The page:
At UMB, he was “always looking for opportunities for the university to bring something to the community,” recalls Nancy Grasmick, the former state superintendent of schools who says Dr. Perman’s frequent outreach to city schools included dispatching a van to help provide needed medical care to students with asthma who were missing class. “I rejoiced when he came back to Maryland. Having him as chancellor has been a dream come true.”
Patricia S. Florestano, a former Maryland higher education secretary, lists one other quality vital to Dr. Perman’s success: great political instincts. It’s a critical skill to get so many four-year schools working together, to provide oversight and guidance without interfering with their day-to-day operations, and to satisfy the demands of the system’s Board of Regents and state government, which plays a significant funding role. And then, when one of the most challenging moments arrives in the form of the COVID-19 pandemic, who was in the middle of how campuses dealt with a public health crisis? A full-fledged physician. That turned out to be a pretty useful background, too. His experience as a researcher, administrator and advocate are also likely to prove helpful as higher education moves forward toward a still-evolving hybrid model of on-campus and off-campus instruction and the financial implications that come with it.
“He’s a very smart and kind and decent man and that makes a difference,” Ms. Florestano says.
Jay A. Perman
Hometown: Chicago, Illinois
Current residence: Baltimore City
Education: B.A. in psychology, Northwestern University; M.D., Northwestern University Medical School; residency in pediatrics, Northwestern University Medical School; fellow in pediatric gastroenterology, Harvard Medical School and Children’s Hospital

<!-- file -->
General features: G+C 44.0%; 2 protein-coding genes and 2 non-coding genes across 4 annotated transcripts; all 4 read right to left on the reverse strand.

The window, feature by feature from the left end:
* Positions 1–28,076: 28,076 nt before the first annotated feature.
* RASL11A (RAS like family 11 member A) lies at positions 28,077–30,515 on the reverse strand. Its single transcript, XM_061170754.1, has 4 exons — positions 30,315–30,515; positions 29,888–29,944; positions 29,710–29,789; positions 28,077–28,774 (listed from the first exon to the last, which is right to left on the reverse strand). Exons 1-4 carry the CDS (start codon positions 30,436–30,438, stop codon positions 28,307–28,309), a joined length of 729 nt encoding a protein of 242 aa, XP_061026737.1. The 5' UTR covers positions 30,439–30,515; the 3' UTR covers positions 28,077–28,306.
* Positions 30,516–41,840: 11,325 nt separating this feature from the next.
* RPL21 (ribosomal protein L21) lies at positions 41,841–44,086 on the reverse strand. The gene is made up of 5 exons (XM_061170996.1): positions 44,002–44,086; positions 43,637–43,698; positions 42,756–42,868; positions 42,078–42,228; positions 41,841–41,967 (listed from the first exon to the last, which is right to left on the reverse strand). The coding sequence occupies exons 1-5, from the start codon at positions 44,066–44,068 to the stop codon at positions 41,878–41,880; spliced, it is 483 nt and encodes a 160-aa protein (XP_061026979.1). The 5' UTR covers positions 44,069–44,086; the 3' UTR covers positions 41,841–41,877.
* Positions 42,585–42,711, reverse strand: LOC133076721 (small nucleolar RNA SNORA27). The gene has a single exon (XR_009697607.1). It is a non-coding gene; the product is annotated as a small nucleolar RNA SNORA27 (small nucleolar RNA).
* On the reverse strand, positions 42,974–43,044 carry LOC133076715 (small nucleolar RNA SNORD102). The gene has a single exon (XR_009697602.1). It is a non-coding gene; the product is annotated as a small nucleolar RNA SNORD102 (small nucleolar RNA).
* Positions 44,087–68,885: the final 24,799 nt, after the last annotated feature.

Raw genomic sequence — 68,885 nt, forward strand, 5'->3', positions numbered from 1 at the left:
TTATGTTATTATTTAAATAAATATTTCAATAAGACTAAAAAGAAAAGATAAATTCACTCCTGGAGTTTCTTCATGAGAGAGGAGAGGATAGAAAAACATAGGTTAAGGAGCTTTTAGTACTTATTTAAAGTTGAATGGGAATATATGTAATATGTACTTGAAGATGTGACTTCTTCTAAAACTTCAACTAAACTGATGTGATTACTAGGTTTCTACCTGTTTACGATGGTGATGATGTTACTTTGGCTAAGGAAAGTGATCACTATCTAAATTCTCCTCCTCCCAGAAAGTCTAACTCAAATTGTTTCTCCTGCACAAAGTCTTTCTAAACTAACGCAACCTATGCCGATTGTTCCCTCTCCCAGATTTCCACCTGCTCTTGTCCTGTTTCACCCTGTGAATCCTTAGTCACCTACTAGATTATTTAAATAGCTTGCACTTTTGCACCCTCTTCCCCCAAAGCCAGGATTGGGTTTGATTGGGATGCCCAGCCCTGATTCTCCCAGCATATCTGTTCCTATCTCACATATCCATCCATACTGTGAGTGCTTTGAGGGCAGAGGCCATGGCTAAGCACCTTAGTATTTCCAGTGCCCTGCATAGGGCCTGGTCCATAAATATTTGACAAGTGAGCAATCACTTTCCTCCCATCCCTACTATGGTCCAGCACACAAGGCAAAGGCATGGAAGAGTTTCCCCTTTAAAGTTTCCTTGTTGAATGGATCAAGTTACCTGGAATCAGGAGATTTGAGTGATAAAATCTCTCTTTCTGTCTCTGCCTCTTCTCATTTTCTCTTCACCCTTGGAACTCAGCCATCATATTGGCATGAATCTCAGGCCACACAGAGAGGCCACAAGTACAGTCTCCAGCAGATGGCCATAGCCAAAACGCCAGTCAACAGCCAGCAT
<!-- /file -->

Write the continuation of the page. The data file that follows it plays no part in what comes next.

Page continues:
Career highlights: Associate professor of pediatrics, University of California San Francisco; professor of pediatrics and division head, Johns Hopkins; Jessie Ball duPont Professor and Chair of Pediatrics at Virginia Commonwealth University; chair of pediatrics at the University of Maryland, Baltimore; dean of the University of Kentucky College of Medicine; president of UMB; and chancellor of the University System of Maryland
Civic and charitable activities: Board member: Association of American Colleges and Universities, Association of Public Land-Grant Universities, Southern Regional Education Board, National Association of System Heads, Association of Governing Boards’ Council of Presidents, University of Maryland Medical System, Greater Baltimore Committee, Economic Alliance of Greater Baltimore, Baltimore’s Promise, Maryland Business Roundtable for Education; chair, Maryland Life Sciences Advisory Board; incoming chair, Archdiocese of Baltimore Independent Review Board;
Family: Wife, Andrea; four children; nine grandchildren.